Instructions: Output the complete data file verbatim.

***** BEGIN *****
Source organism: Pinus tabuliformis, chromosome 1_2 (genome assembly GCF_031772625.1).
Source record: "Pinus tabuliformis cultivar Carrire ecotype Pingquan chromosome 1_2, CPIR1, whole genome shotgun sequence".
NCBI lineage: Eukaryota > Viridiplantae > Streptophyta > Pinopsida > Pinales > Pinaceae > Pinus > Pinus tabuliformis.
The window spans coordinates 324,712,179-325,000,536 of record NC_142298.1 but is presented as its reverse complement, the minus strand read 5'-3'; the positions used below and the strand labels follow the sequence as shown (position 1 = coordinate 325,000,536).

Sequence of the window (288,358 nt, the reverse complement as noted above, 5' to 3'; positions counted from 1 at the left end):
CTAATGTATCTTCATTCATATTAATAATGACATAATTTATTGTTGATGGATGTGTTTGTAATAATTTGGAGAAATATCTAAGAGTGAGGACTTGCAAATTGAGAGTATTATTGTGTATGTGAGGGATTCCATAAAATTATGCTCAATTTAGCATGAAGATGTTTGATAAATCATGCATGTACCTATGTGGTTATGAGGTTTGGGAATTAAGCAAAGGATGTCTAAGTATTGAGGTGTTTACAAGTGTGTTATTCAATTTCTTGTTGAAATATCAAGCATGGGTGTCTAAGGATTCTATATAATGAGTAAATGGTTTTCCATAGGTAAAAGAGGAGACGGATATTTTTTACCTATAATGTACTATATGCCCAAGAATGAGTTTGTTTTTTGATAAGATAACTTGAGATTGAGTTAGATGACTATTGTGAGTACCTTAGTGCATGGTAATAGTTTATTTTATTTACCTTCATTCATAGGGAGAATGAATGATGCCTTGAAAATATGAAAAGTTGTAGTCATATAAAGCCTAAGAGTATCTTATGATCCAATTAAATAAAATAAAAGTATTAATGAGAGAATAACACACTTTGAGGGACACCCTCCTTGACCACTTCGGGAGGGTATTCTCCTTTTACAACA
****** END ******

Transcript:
Source organism: Pinus tabuliformis, chromosome 1_2 (genome assembly GCF_031772625.1).
Source record: "Pinus tabuliformis cultivar Carrire ecotype Pingquan chromosome 1_2, CPIR1, whole genome shotgun sequence".
NCBI lineage: Eukaryota > Viridiplantae > Streptophyta > Pinopsida > Pinales > Pinaceae > Pinus > Pinus tabuliformis.
The window spans coordinates 324,712,179-325,000,536 of record NC_142298.1 but is presented as its reverse complement, the minus strand read 5'-3'; the positions used below and the strand labels follow the sequence as shown (position 1 = coordinate 325,000,536).

Sequence of the window (288,358 nt, the reverse complement as noted above, 5' to 3'; positions counted from 1 at the left end):
CTAATGTATCTTCATTCATATTAATAATGACATAATTTATTGTTGATGGATGTGTTTGTAATAATTTGGAGAAATATCTAAGAGTGAGGACTTGCAAATTGAGAGTATTATTGTGTATGTGAGGGATTCCATAAAATTATGCTCAATTTAGCATGAAGATGTTTGATAAATCATGCATGTACCTATGTGGTTATGAGGTTTGGGAATTAAGCAAAGGATGTCTAAGTATTGAGGTGTTTACAAGTGTGTTATTCAATTTCTTGTTGAAATATCAAGCATGGGTGTCTAAGGATTCTATATAATGAGTAAATGGTTTTCCATAGGTAAAAGAGGAGACGGATATTTTTTACCTATAATGTACTATATGCCCAAGAATGAGTTTGTTTTTTGATAAGATAACTTGAGATTGAGTTAGATGACTATTGTGAGTACCTTAGTGCATGGTAATAGTTTATTTTATTTACCTTCATTCATAGGGAGAATGAATGATGCCTTGAAAATATGAAAAGTTGTAGTCATATAAAGCCTAAGAGTATCTTATGATCCAATTAAATAAAATAAAAGTATTAATGAGAGAATAACACACTTTGAGGGACACCCTCCTTGACCACTTCGGGAGGGTATTCTCCTTTTACAACA